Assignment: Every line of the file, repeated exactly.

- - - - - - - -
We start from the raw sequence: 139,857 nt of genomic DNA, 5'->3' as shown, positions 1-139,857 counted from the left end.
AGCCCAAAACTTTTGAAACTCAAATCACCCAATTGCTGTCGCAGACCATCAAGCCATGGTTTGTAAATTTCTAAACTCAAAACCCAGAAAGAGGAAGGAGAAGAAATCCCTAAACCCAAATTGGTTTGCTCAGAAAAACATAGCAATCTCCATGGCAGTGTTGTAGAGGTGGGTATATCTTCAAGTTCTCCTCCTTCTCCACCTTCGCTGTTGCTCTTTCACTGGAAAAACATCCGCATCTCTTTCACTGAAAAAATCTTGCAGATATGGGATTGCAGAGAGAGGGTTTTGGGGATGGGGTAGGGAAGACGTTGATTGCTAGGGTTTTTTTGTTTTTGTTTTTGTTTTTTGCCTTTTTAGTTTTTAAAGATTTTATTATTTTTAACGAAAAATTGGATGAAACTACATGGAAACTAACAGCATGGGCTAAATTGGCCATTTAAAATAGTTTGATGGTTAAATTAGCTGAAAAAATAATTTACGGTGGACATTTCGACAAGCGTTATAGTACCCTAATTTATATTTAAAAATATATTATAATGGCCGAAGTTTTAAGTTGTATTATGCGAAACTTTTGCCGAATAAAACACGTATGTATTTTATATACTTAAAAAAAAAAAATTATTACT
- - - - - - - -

We start from the raw sequence: 139,857 nt of genomic DNA, 5'->3' as shown, positions 1-139,857 counted from the left end.
AGCCCAAAACTTTTGAAACTCAAATCACCCAATTGCTGTCGCAGACCATCAAGCCATGGTTTGTAAATTTCTAAACTCAAAACCCAGAAAGAGGAAGGAGAAGAAATCCCTAAACCCAAATTGGTTTGCTCAGAAAAACATAGCAATCTCCATGGCAGTGTTGTAGAGGTGGGTATATCTTCAAGTTCTCCTCCTTCTCCACCTTCGCTGTTGCTCTTTCACTGGAAAAACATCCGCATCTCTTTCACTGAAAAAATCTTGCAGATATGGGATTGCAGAGAGAGGGTTTTGGGGATGGGGTAGGGAAGACGTTGATTGCTAGGGTTTTTTTGTTTTTGTTTTTGTTTTTTGCCTTTTTAGTTTTTAAAGATTTTATTATTTTTAACGAAAAATTGGATGAAACTACATGGAAACTAACAGCATGGGCTAAATTGGCCATTTAAAATAGTTTGATGGTTAAATTAGCTGAAAAAATAATTTACGGTGGACATTTCGACAAGCGTTATAGTACCCTAATTTATATTTAAAAATATATTATAATGGCCGAAGTTTTAAGTTGTATTATGCGAAACTTTTGCCGAATAAAACACGTATGTATTTTATATACTTAAAAAAAAAAAATTATTACT